penny in a castle

A digital chapbook.

Famous Last Words

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I’ve finished my last book of the year for 2013 – Age of Persuasion – How Marketing Ate our Culture by Terry O’Reilly and Mike Tennant.  My husband, a branding consultant and social media guru bought this book at some time in the unidentifiable past and I plucked it off his office bookshelf.

I really enjoyed the book, although I must confess to having picked it up and put it down a number of times.  It’s the kind of book that forgives you if you walk away from it – while the book in its entirety is about marketing, and each chapter builds on the other somewhat, any individual part can be read on its own without the sense of losing the thread of the book.

I work in communications, so the book was of significant interest to me.  I recently have switched jobs as well and while still in the specific field of strategic communications, there has been more of a focus on working with my marketing colleagues these days so I figured it might be good idea to study up a bit.  That being said, you don’t need to be working in the field of communications, public relations or marketing to enjoy this book.  It’s well written, the format is easy to read and it’s filled with real life stories that are sure to entertain regardless of whether or not you have your doctorate of spin. It’s also chock full of useful information and anecdotes from the trenches that can be of use to you both on the job and in your everyday life.  I particularly enjoyed the extra tidbits of intelligence supplied through side bars – titillating trivia that could possibly get in the way of the flow of the narrative, but made available within context in order to add further depth to the story.  I also liked the “myth” sections provided at the end of each chapter – where within less than a page, the authors use devastating arguments to explode common marketing myths.

I would also recommend this book to any parent who wants to teach their teenager about the importance of critical thinking – and to any teenager who wants to advise their parents on how to stay current with the modern media environment.  To use an analogy from the book – the author draws aside the curtain of the magic of marketing to show the man working furiously behind the curtain to make you want to buy, buy, buy!  At the same time, the book demonstrates how this becomes increasingly difficult for the magicians to dazzle each succeeding generation as they become jaded and wise the wizard’s tricks.

My only complaint – and it is a minor one – is that the book is clearly heavily based on material from the successful radio show of the same name produced by the same authors.  I’m a fan of the show, and I found the book went into greater depth than what is possible in a half hour broadcast.  That being said, it didn’t perhaps cover as much new ground as it could have.  Additionally, I found that I heard O’Reilly’s voice “speaking” the text out loud in my head the entire time I was reading.  The only thing missing were the sound effects and audio clips.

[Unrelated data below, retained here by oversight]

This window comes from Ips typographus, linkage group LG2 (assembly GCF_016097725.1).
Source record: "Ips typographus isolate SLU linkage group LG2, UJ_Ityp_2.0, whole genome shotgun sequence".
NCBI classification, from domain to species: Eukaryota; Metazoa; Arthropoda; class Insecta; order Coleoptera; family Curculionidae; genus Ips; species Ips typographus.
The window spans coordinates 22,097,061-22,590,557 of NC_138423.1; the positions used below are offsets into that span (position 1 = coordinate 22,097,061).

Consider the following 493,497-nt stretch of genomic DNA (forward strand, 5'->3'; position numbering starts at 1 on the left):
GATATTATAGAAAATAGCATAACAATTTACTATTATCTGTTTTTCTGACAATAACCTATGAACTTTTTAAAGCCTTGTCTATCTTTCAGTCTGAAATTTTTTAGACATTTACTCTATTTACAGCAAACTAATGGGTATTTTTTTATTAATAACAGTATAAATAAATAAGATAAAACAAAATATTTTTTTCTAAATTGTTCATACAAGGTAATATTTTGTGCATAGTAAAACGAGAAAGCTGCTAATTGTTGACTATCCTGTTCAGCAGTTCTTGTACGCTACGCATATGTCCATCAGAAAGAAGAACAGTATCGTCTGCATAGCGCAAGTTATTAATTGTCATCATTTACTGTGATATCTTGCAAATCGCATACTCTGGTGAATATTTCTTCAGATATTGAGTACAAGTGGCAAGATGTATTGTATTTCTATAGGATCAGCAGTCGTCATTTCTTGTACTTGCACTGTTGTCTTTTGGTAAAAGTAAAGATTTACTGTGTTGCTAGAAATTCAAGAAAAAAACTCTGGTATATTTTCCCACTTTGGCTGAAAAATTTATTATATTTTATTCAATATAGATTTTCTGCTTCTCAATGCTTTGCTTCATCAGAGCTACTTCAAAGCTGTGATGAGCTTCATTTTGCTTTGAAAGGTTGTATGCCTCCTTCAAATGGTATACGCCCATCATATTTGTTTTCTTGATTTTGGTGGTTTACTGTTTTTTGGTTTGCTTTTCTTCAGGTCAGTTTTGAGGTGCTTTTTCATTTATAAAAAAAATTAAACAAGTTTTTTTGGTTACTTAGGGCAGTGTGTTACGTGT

Final verdict:  A good read whether you live and work in the world of communications or not.

On the children’s literature side I recently finished Matilda by Roald Dahl.  I picked my copy up at a second hand book store I frequent that is close by my dentist.  I love Dahl’s books but at the same time I have concerns about their darkness and some of his themes concerning parents.  I was particularly concerned about this book as I had heard that the parents and school headmistress were depicted as small-minded, mean-spirited, dim-witted bullies. (Our friend had been to see the musical of the same name and had raved about it).

While this is certainly true, the over-the-top, comic book nature of Dahl’s characters is such that they can’t be taken seriously.  While Matilda is disrespectful to her parents (decidedly and creatively so) you really can’t blame her given the abuse she puts up with.  Additionally, these characters are balanced by Miss Honey, Matilda’s teacher.  She is portrayed as a sensible, loving adult and the perfect role model for Matilda to look up to – although even Miss Honey needs to be saved by Matilda in the end.

I did find the resolution of the story to be a bit more fantastical than expected given the opening of the book and I also found it came to a bit of an abrupt halt at the end. It doesn’t quite have the masterpiece qualities or epic sweep that Charlie and the Chocolate Factory has, nor the dark creepiness of The Witches, but it was still enjoyable, fast paced and deliciously naughty.

Final verdict:  I gave it to my daughter to read and she devoured it in a day.  Then she asked for another Dahl book.  With some trepidation I gave her The Witches.  And she swallowed that whole too.

A Year of Reading

Want to check out the rest of the books I read over the last year?  Head on over to the Penny in a Castle books section!  This past year was a bit heavy on children’s books/young adult side as I try to keep up with the ever increasing demand for appropriate reads for my book devouring horde of children.  It is starting to become a losing battle though, so I may just give up and read some things that are a little more grown up (although I must admit, I can’t resist a few kids’ lit books – just enough to stay young).

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Written by pennyinacastle

December 31, 2013 at 4:06 pm

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